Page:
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Bad Behaviour

Will a Dependant be Denied Support for Misconduct?

Ontario’s courts and legislature offer an avenue for dependants to challenge how the estate of the deceased is distributed. While a testator generally has the right to dictate what happens to his/her assets upon death, certain relationships create responsibilities that limit this testamentary freedom, and a court might order that the estate pay the dependant support from the estate, over and above what the testator had intended. But what happens if the dependant mistreated the testator or, in the most egregious cases, caused the testator’s death?
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Court Order Capacity Assessment

Court Ordered Capacity Assessments

An individual who is determined to be incapable of managing their affairs may require a guardian to oversee and assist them. The Substitute Decisions Act 1992, (the “SDA”) provides that “An order appointing a guardian of property for a person shall include a finding that the person is incapable of managing property and that, as a result, it is necessary for decisions to be made on his or her behalf by a person who is authorized to do so.” But what happens if that individual refuses to have a capacity assessment to determine if they are in fact incapable?
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Can Technology Help Wills and Estates Practitioners Avoid Mistakes?

As litigators who often prosecute claims against lawyers accused of negligence, we have observed first-hand the types of mistakes that are often made by lawyers. These mistakes generally stem from a failure to stay informed about the relevant law and/or to adopt and follow best practices when carrying out their duties. Increasingly, we anticipate that best practices will include utilisation of technical innovations. In this blog, we explore some of the ways in which such innovations may assist lawyers in avoiding malpractice errors and thereby reduce negligence claims.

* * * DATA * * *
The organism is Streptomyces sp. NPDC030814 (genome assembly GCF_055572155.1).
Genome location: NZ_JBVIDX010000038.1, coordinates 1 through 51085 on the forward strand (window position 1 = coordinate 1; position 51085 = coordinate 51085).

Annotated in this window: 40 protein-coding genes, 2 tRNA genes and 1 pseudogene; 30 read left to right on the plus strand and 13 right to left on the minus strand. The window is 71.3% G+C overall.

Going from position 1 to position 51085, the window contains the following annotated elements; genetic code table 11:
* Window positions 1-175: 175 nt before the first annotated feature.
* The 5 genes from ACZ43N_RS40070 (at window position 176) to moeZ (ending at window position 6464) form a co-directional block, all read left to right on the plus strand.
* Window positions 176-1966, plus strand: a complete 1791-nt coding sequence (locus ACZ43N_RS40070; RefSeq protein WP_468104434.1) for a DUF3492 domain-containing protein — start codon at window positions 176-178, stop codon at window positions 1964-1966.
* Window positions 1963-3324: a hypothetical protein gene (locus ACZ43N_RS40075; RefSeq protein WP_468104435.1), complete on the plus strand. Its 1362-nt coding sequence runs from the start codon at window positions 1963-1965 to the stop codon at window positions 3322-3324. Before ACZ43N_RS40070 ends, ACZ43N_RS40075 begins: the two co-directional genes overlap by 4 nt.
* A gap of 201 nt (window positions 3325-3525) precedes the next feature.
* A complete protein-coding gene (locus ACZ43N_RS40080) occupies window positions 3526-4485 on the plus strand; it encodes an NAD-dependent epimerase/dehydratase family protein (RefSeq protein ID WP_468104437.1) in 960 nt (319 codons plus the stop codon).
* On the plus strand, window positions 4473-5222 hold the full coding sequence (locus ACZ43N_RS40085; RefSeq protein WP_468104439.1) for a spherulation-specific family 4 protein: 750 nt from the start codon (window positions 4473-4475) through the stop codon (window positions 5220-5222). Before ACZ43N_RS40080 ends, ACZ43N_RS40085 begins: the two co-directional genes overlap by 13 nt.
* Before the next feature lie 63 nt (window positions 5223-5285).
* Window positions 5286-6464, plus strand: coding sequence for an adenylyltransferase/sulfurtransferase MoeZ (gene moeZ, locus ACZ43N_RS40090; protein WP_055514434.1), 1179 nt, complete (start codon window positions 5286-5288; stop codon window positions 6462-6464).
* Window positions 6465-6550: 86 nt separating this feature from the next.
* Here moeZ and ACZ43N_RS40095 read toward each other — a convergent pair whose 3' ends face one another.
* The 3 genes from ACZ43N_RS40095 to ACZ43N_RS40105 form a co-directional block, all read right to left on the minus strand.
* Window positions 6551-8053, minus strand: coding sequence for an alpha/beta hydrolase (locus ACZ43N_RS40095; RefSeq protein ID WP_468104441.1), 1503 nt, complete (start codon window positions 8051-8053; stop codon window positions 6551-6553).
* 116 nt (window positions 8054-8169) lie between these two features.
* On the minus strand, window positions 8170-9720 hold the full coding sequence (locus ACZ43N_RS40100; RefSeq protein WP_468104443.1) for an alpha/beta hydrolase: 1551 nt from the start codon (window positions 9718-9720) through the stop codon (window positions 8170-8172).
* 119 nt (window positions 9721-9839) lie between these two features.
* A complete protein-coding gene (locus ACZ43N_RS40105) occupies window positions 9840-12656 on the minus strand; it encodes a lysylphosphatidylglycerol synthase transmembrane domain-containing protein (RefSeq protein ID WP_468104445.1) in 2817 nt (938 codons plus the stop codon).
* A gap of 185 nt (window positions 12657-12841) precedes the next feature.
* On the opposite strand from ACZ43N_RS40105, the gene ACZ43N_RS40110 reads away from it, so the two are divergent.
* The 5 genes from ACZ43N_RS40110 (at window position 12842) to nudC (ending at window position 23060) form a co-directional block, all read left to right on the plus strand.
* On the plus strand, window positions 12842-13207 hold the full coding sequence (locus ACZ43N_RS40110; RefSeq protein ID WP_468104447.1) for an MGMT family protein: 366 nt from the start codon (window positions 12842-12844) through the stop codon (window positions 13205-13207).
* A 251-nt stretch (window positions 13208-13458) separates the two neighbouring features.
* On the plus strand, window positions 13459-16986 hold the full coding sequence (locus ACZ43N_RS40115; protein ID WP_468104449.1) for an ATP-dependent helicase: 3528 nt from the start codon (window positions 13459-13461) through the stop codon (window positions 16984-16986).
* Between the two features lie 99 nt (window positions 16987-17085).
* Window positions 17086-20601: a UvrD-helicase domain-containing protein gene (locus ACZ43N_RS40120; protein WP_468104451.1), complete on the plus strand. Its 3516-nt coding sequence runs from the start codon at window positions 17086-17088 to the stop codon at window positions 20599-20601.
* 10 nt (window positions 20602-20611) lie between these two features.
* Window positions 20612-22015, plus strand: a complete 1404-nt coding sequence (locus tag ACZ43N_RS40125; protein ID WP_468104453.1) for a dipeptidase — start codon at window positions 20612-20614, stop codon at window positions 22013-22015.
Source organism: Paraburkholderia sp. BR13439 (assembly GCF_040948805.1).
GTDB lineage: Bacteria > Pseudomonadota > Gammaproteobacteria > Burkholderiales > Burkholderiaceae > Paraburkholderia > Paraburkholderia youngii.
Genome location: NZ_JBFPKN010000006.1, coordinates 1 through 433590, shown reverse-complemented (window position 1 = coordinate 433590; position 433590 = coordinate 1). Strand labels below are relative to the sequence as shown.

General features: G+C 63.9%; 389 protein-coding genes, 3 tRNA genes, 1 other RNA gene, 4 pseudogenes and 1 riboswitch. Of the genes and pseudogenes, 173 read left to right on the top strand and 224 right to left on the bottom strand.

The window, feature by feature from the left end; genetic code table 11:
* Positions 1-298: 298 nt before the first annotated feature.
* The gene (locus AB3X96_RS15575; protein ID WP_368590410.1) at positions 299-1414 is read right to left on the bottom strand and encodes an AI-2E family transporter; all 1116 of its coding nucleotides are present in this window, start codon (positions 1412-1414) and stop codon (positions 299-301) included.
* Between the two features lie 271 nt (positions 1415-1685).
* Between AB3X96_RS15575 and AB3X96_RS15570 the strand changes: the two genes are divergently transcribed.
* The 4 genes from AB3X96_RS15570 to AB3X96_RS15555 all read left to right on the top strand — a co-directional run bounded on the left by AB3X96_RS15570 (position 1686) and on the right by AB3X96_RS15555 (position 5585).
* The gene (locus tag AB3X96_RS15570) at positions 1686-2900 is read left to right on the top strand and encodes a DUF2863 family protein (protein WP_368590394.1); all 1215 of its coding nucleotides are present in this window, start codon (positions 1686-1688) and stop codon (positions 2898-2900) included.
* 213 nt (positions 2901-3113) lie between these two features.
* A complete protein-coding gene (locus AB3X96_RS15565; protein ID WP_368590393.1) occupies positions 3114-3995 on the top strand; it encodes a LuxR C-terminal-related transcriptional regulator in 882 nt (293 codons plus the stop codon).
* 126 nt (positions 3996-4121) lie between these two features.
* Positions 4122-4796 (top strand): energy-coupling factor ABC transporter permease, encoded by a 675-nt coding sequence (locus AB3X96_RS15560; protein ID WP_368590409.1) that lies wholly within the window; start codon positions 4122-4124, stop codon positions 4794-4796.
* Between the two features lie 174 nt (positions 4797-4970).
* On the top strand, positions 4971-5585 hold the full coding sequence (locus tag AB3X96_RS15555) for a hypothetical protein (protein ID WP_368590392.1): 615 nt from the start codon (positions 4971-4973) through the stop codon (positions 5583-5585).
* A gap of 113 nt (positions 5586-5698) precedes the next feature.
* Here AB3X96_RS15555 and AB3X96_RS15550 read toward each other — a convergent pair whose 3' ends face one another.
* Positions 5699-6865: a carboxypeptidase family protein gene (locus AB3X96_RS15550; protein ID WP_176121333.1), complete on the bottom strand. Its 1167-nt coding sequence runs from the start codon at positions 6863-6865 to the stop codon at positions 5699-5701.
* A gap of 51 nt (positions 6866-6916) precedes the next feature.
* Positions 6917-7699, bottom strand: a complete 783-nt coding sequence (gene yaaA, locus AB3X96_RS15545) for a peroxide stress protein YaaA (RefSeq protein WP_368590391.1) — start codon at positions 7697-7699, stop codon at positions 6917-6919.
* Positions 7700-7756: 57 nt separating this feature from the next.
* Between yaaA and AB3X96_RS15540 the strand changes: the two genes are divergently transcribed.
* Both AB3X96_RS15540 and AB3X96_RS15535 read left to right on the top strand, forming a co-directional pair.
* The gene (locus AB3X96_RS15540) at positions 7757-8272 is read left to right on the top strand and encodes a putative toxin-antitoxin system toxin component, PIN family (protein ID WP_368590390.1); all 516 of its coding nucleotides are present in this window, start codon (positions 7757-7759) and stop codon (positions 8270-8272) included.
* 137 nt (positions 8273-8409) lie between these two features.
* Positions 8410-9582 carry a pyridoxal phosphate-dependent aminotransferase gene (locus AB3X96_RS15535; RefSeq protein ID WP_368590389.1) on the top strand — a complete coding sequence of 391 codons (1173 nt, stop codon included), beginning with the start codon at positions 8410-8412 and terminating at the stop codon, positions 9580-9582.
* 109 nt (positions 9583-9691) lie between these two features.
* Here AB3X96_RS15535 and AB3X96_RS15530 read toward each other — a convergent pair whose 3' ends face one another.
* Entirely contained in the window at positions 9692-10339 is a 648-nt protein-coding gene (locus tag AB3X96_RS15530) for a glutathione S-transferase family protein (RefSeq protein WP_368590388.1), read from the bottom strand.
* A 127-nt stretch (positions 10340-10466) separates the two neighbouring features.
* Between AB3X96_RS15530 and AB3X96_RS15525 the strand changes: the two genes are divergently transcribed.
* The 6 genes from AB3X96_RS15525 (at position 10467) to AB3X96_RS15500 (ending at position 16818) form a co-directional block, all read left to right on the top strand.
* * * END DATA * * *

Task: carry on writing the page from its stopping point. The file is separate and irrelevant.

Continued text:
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Death Certificate

Tiger King: Murder, Mayhem, Madness and…Lessons About the Law of Estates?

Netflix’s recent hit docuseries, “Tiger King: Murder, Mayhem, and Madness”, chronicles the true story of the self-professed “Tiger King”, Joe Maldonado-Passage, also known as “Joe Exotic”. Joe was an eccentric private zookeeper, country music singer, and one-time candidate for Governor of Oklahoma who is currently serving a 22 year federal prison sentence for hiring a hitman to murder his rival, Carole Baskin, as well as other wildlife-related offences. Believe it or not, this bizarre story from the big-cat world raises legal issues pertaining to the law of estates.
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Missing Benificiary

The Dilemma of the Missing Beneficiary

The task of an estate trustee is rarely an easy one. Much less so when a beneficiary of the estate was born in 1925, is believed to have lived in the United Kingdom, and whose whereabouts are not forthcoming from any of the deceased’s family members.  On top of this, he is rumoured to have had an affair with his sister-in-law, after which he was threatened by his brother and may have had reason to go into hiding. The above facts are drawn from a real case, Steele v. Smith, which was recently decided in Ontario. Did the estate trustee in this situation have an obligation to attempt to find the elusive beneficiary?  What should he have done if he couldn’t find him? These questions, and other related legal issues, will be discussed in this blog.
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